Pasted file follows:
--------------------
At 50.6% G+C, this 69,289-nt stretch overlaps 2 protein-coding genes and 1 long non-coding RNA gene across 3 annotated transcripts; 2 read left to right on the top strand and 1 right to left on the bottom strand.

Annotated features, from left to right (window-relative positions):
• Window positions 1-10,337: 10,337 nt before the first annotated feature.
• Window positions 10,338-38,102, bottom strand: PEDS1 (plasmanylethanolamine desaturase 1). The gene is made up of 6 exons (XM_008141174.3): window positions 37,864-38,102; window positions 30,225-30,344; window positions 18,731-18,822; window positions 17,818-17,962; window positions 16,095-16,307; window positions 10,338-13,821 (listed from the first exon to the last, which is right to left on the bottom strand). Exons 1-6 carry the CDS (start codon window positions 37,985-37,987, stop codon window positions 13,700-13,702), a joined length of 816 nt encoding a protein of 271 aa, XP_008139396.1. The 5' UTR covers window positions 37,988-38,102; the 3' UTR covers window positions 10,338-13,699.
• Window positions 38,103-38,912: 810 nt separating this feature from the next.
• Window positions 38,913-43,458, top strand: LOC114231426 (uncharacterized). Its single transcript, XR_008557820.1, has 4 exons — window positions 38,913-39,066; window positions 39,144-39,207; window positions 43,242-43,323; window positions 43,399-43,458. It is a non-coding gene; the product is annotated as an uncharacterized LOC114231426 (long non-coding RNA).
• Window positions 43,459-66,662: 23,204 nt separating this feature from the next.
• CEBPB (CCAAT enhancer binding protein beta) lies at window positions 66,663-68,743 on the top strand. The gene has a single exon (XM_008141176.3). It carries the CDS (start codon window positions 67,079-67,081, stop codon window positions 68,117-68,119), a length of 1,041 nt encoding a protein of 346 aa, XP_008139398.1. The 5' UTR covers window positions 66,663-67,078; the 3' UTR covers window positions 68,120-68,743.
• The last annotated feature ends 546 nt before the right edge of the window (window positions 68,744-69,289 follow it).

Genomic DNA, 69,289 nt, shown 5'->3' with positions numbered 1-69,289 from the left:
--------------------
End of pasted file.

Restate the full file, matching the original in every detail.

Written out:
At 50.6% G+C, this 69,289-nt stretch overlaps 2 protein-coding genes and 1 long non-coding RNA gene across 3 annotated transcripts; 2 read left to right on the top strand and 1 right to left on the bottom strand.

Annotated features, from left to right (window-relative positions):
• Window positions 1-10,337: 10,337 nt before the first annotated feature.
• Window positions 10,338-38,102, bottom strand: PEDS1 (plasmanylethanolamine desaturase 1). The gene is made up of 6 exons (XM_008141174.3): window positions 37,864-38,102; window positions 30,225-30,344; window positions 18,731-18,822; window positions 17,818-17,962; window positions 16,095-16,307; window positions 10,338-13,821 (listed from the first exon to the last, which is right to left on the bottom strand). Exons 1-6 carry the CDS (start codon window positions 37,985-37,987, stop codon window positions 13,700-13,702), a joined length of 816 nt encoding a protein of 271 aa, XP_008139396.1. The 5' UTR covers window positions 37,988-38,102; the 3' UTR covers window positions 10,338-13,699.
• Window positions 38,103-38,912: 810 nt separating this feature from the next.
• Window positions 38,913-43,458, top strand: LOC114231426 (uncharacterized). Its single transcript, XR_008557820.1, has 4 exons — window positions 38,913-39,066; window positions 39,144-39,207; window positions 43,242-43,323; window positions 43,399-43,458. It is a non-coding gene; the product is annotated as an uncharacterized LOC114231426 (long non-coding RNA).
• Window positions 43,459-66,662: 23,204 nt separating this feature from the next.
• CEBPB (CCAAT enhancer binding protein beta) lies at window positions 66,663-68,743 on the top strand. The gene has a single exon (XM_008141176.3). It carries the CDS (start codon window positions 67,079-67,081, stop codon window positions 68,117-68,119), a length of 1,041 nt encoding a protein of 346 aa, XP_008139398.1. The 5' UTR covers window positions 66,663-67,078; the 3' UTR covers window positions 68,120-68,743.
• The last annotated feature ends 546 nt before the right edge of the window (window positions 68,744-69,289 follow it).

Genomic DNA, 69,289 nt, shown 5'->3' with positions numbered 1-69,289 from the left: